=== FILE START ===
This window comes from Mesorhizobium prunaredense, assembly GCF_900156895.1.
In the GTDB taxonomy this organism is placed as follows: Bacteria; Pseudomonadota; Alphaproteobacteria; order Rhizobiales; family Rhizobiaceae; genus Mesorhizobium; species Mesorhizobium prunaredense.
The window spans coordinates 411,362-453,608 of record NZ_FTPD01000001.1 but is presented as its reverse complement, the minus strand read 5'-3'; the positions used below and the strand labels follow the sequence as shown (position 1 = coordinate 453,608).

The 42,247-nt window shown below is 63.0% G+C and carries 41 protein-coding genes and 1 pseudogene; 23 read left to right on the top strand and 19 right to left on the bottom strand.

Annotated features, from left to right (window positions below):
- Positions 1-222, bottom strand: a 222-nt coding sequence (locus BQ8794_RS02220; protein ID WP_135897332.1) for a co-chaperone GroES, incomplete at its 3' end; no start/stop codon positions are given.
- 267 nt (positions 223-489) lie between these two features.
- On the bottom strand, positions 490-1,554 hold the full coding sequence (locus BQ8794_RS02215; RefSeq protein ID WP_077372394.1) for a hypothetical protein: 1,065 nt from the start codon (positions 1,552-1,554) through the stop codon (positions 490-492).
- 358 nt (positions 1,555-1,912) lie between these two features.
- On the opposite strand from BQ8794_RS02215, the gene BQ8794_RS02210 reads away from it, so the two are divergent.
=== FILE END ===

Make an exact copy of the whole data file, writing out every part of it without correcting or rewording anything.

This window comes from Mesorhizobium prunaredense, assembly GCF_900156895.1.
In the GTDB taxonomy this organism is placed as follows: Bacteria; Pseudomonadota; Alphaproteobacteria; order Rhizobiales; family Rhizobiaceae; genus Mesorhizobium; species Mesorhizobium prunaredense.
The window spans coordinates 411,362-453,608 of record NZ_FTPD01000001.1 but is presented as its reverse complement, the minus strand read 5'-3'; the positions used below and the strand labels follow the sequence as shown (position 1 = coordinate 453,608).

The 42,247-nt window shown below is 63.0% G+C and carries 41 protein-coding genes and 1 pseudogene; 23 read left to right on the top strand and 19 right to left on the bottom strand.

Annotated features, from left to right (window positions below):
- Positions 1-222, bottom strand: a 222-nt coding sequence (locus BQ8794_RS02220; protein ID WP_135897332.1) for a co-chaperone GroES, incomplete at its 3' end; no start/stop codon positions are given.
- 267 nt (positions 223-489) lie between these two features.
- On the bottom strand, positions 490-1,554 hold the full coding sequence (locus BQ8794_RS02215; RefSeq protein ID WP_077372394.1) for a hypothetical protein: 1,065 nt from the start codon (positions 1,552-1,554) through the stop codon (positions 490-492).
- 358 nt (positions 1,555-1,912) lie between these two features.
- On the opposite strand from BQ8794_RS02215, the gene BQ8794_RS02210 reads away from it, so the two are divergent.